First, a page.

There are certain things I simply must do each day to feel at my best. One thing on this secret list of mine is to have an apple every day. Substitutions like nectarines or oranges will do, but nothing pleases me more than a simple Gala apple before lunch. Do you have any “rituals” or things you need to do each day?
I also like to indulge in half an hour of the Real Housewives franchise (any city or season will do) when I get home from work. It helps me “unwind,” and definitely has a numbing effect on my brain, especially after stressful days.
Sweet and sour fish.
Beef noodle soup.
Sashimi and smoked meats.
Very local dishes for our first lunch including pig cheeks, blood sausage and spare ribs.
Taiwanese breakfast. Bao zi and sticky rice “tuan,” or ball.
Soft shell crab.
Fresh passion fruit.
Coffee and pan steamed bun for breakfast in the park.
Chinese eggplant with basil.
Sticky oil rice under a bed of dried shrimp.
Rice noodle soup with fish and pork balls.
Taiwanese delicacy: unripe, pickled green mango in ice sugar.
Korean tofu stew. After craving Korean food for a few days, I wasn’t about to eat anywhere unless it came highly recommended. This was one of my favorite meals because I poured (what seemed like) hours of internet research and transportation planning into making this the perfect experience.
Rice cakes. “They were the best I’ve ever had.” -him.
Sauteed cabbage. Probably the best I’ve ever had.
This lush little neighborhood was the last exploration stop on our trip, and I won’t say too much because I still get sentimental thinking about those last moments before heading home. If you’re looking for a slow paced day with boutique shops, cafes and local restaurants, this is the perfect destination. Apparently the niu rou mian, or beef noodle soup, here is a must try, and unfortunately, we weren’t able to have a taste.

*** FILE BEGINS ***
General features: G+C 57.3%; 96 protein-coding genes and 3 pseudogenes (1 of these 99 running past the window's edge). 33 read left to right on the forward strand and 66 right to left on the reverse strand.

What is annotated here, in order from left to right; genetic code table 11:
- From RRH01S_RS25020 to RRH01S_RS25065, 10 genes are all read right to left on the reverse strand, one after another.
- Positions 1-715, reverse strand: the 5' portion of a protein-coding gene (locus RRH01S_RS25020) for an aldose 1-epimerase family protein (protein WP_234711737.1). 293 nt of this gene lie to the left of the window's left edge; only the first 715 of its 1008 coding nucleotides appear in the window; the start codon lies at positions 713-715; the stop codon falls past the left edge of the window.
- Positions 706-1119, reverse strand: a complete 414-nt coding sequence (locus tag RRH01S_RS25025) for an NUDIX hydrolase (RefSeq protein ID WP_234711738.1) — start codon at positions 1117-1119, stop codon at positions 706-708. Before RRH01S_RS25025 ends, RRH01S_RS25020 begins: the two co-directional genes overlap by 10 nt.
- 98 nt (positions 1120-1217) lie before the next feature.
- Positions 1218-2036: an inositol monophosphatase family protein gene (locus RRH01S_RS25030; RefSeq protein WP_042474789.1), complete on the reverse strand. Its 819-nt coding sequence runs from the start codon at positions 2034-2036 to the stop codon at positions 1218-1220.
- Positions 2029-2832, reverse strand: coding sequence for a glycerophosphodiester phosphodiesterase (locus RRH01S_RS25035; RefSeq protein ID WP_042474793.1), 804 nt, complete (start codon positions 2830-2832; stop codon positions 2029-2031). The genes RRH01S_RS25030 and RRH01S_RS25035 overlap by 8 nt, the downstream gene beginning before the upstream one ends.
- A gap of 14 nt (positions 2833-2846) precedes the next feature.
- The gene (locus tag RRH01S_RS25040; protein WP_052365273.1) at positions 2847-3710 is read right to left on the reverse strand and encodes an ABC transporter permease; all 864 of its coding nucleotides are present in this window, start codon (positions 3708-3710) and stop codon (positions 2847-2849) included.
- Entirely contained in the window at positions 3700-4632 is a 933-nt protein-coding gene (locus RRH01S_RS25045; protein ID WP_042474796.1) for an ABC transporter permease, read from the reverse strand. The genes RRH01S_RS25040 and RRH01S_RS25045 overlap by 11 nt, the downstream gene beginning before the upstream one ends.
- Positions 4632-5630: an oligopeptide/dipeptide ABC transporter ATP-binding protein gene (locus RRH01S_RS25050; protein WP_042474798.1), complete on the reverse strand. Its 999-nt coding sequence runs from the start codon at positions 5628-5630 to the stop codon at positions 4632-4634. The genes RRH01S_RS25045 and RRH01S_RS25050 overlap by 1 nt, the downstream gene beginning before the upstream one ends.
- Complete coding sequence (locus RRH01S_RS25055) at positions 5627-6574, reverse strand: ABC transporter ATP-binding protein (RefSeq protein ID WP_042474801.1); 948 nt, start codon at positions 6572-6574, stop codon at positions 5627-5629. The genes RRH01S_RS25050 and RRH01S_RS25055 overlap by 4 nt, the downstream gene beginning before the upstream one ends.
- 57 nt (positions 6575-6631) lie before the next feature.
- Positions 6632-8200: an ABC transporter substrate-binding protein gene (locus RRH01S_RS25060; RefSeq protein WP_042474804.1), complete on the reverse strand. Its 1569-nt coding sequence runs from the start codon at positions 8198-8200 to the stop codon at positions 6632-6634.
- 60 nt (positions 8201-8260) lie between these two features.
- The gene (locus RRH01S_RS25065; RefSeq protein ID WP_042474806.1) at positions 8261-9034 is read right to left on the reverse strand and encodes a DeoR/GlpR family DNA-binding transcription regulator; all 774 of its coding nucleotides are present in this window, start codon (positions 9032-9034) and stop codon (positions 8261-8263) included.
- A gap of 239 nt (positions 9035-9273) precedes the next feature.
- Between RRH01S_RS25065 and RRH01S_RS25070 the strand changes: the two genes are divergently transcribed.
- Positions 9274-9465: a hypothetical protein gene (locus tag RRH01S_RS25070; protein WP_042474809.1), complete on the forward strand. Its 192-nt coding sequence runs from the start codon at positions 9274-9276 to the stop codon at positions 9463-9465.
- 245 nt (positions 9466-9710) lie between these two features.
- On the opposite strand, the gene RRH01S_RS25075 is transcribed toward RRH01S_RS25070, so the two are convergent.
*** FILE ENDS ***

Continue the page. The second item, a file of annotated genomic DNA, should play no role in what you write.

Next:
If you get the change, give it a try and please let me know how it is; as missing this is one of my many regrets*.
*Note that all of my Taiwan regrets have to do with not being able to eat one thing or another.
Originally, a visit to Jiaoxi/Yilan (my mother’s hometown) wasn’t one of our “must do’s” but definitely a “should do” that we ended up getting to “do.” When I was younger, we always made mini-vacations of our limited days in Yilan, so this place holds some very happy memories from my childhood.
Yilan is set amid the country side of East Taiwan. Locals operate at a comfortable pace and are too hospitable for my own good – after a day of foot soaking, sight seeing and eating in quantities that I didn’t believe were possible, all I wanted to do was nap and then eat some more. Yilan is always a “must do,” Serena. Don’t forget.
A bus from Taipei’s Technology Building MRT station gets you here quickly. Now the option of traveling through Taiwan’s longest tunnel (about eight miles) cuts the travel time from two hours down to only a half, so a day trip is more than feasible.
Fresh fruit and tea after a heavy lunch.
Public foot bath park.
To be delicious oranges.
My favorite fruit: Lian Wu.
Yilan San Qing Temple.